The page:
Novelist and Poet Roberto Bolaño in n+1

Roberto Bolaño, a Spanish author (Chilean, Mexican – the Spanish language seems to be the best description of his nationality) died in 2003, but has lately received a lot of attenion for the posthumously published 2666. Including this article in the muy hip magazine n+1. I’ve read very little of Bolaño, although this article makes me want to read more. But it isn’t necessary to have read Bolaño for these sentences from the article to ring a bell:

Considered simply as a job, writing is erratically paid but with flexible hours: potentially not so bad, especially with the hedge funds laying everybody off. But as a vocation? Look around, and all you see is literature and publishing faltering in tandem. People read less and less; worse yet, they’re right to. It’s clear that, besides the occasional small or large check, most writers—ourselves included—write out of vanity and compulsion. One believes in being a writer more, it seems, than in writing. What is it, again, you once had to say? And who, supposedly, wanted to hear it?



  1. I think he’d best be described as a ‘Latin American’ writer, wouldn’t he?

  2. Matthew Lickona says

    Poor sad hipsters. Actually, no, n+1, I don’t believe in being a writer more than in writing. I know what I have to say. It may well be that no one wants to hear it, but lit culture ain’t why I do what I do. Bottoms up!

  3. Quin Finnegan says

    Thanks, Matthew – that’s a helpful comment I didn’t know I needed to read.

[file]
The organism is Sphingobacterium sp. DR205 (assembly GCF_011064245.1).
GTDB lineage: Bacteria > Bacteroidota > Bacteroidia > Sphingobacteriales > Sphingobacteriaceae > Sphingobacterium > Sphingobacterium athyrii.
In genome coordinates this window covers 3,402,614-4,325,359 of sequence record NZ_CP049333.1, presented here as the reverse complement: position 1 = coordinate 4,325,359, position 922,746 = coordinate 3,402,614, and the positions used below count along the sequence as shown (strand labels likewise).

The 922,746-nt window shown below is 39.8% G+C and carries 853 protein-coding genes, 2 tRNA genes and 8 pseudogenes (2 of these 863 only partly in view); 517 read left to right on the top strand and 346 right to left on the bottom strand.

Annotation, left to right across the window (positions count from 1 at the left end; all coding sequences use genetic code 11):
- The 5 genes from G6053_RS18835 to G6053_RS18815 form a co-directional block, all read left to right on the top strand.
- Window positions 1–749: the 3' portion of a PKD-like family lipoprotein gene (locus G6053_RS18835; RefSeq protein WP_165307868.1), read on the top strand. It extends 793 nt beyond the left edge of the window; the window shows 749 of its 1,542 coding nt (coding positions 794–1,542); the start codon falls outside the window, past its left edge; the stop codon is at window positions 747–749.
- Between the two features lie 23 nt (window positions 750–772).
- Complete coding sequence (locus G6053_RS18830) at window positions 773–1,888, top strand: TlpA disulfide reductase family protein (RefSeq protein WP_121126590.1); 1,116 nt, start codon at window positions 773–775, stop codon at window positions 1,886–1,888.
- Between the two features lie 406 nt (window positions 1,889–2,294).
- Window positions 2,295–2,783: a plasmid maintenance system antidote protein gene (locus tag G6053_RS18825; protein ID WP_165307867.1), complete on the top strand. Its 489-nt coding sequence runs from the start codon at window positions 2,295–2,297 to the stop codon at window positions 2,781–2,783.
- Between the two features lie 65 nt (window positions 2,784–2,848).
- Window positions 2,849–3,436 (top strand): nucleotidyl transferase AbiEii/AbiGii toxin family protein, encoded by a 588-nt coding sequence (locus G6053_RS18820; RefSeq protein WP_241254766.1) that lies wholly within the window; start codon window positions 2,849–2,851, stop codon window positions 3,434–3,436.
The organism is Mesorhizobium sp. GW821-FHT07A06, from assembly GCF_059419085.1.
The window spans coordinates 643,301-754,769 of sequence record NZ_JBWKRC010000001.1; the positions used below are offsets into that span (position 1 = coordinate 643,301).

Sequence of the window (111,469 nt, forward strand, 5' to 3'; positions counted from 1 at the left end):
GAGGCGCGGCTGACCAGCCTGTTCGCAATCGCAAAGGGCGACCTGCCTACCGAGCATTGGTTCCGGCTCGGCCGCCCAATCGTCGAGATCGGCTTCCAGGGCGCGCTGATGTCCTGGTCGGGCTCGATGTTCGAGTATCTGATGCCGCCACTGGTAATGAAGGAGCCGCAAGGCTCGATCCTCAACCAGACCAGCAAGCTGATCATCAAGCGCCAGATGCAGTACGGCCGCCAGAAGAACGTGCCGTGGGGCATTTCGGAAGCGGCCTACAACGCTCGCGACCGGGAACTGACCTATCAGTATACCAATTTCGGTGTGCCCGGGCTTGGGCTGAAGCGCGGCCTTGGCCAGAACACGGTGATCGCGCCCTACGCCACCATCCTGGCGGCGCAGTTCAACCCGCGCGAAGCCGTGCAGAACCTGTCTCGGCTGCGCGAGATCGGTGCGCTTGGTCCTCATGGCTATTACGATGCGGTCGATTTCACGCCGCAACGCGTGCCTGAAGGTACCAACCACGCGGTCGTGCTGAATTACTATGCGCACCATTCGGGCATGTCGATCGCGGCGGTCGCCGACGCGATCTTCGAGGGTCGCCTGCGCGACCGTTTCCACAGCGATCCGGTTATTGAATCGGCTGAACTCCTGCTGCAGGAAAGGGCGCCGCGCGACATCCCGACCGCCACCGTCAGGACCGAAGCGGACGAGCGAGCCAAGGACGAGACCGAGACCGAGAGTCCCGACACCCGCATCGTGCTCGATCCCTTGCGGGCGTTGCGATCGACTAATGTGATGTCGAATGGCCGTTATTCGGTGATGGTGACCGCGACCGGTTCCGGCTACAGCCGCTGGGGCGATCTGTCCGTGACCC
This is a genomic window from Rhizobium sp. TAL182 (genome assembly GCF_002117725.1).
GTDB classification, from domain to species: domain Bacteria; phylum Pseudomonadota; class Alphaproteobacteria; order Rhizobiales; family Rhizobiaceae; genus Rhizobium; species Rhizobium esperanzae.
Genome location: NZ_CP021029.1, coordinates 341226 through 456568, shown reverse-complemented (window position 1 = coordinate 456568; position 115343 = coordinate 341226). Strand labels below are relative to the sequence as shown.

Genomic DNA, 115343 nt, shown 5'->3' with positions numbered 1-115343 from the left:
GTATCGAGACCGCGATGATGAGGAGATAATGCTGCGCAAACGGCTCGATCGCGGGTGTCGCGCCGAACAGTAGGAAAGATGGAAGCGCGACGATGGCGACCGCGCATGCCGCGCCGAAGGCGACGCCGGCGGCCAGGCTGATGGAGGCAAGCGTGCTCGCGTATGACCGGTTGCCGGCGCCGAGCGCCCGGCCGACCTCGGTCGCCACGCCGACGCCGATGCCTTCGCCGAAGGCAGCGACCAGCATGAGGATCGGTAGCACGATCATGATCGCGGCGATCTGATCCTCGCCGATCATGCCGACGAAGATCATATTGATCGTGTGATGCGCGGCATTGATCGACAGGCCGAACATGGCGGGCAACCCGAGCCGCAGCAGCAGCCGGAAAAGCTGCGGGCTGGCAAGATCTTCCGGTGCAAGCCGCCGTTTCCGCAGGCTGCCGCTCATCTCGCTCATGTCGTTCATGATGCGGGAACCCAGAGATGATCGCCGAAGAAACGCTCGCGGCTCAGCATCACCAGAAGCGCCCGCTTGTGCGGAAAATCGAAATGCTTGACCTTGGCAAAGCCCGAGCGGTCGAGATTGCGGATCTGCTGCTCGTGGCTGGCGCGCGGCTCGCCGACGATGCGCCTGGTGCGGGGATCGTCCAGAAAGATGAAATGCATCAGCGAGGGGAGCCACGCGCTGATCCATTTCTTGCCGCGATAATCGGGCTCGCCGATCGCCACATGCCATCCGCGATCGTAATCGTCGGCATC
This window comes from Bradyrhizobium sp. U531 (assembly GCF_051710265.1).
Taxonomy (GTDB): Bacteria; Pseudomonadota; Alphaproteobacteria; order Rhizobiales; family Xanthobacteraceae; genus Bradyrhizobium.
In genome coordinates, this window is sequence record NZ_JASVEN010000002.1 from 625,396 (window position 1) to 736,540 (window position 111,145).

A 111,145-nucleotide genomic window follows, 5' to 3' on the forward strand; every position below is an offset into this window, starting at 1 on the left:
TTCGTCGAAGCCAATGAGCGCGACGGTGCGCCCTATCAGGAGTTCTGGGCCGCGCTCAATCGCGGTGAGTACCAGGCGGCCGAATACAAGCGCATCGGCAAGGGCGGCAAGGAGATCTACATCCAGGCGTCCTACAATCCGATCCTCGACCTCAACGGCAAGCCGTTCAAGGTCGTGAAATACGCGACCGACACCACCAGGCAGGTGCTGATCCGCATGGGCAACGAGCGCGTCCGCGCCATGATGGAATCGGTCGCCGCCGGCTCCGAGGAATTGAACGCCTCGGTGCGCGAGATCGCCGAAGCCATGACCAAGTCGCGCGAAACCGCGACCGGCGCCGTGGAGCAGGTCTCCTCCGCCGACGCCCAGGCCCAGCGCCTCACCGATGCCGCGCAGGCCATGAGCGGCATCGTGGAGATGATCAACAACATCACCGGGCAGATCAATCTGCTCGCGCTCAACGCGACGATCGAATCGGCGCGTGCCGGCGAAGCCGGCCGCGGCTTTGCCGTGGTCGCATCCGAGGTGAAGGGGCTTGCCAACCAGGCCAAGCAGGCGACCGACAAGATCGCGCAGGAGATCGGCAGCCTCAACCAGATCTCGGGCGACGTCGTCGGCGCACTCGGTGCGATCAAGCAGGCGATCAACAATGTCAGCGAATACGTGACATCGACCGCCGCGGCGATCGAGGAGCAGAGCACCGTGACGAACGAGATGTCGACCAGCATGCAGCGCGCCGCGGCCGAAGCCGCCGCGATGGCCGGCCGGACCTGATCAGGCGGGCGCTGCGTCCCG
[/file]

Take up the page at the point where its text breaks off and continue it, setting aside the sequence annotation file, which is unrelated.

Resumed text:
Considered again, “One believes in being a writer more, it seems, than in writing” doesn’t make much sense, except perhaps as a way for writers to finger themselves for writing out of vanity and compulsion.

    Do people really read less and less? Maybe they don’t read Paris Review and The New York Review of Books so much, but they’re evidently reading n+1.

    Perhaps literature and publishing aren’t faltering in tandem quite so much either – I still read literature old and new (right now I’m going back and forth between Voltaire and Vinge) – and even if I find it next to impossible to get my own stuff published, there’s always the blog.

    I think there’s good and bad in lit culture – culture in general always seems to be a mixed bag. There’s often something fishy about The New York Review of Books (and perhaps n+1), but then where would we be without the lit culture of New Criterion and First Things? Blog-wise, Godsbody, Mark Shea, Theocoid and many others make for constellations I’m more than happy to watch, and even travel by.

    Thanks for reading and writing.

  4. Quin Finnegan says

    Anonymous – that “Latin American” is a suit off the rack that doesn’t quite fit was actually the point that I didn’t really make in the post. Bolaño ended up in Spain, and his restless itinerary suggests that he wasn’t comfortable with any particular nationality. But as I said, I don’t really know that much about him – except that I’d like to know more.

  5. Matthew Lickona says

    I hope I didn’t sound too grumpy – but n+1 is calling out folks who became writers because it was cool to be a writer – hipster MFA types for whom entrance into the NYC literary scene is the reason one strives to find publication. Fie on ’em. New York is where the books get published; that absolutely does not mean it’s where the writers should live. Insularity sets in, literature as parlor game, postmodern textual hijinks, etc. To hell with it. Writing should enlarge one’s world. Thanks for reading and writing to you as well!

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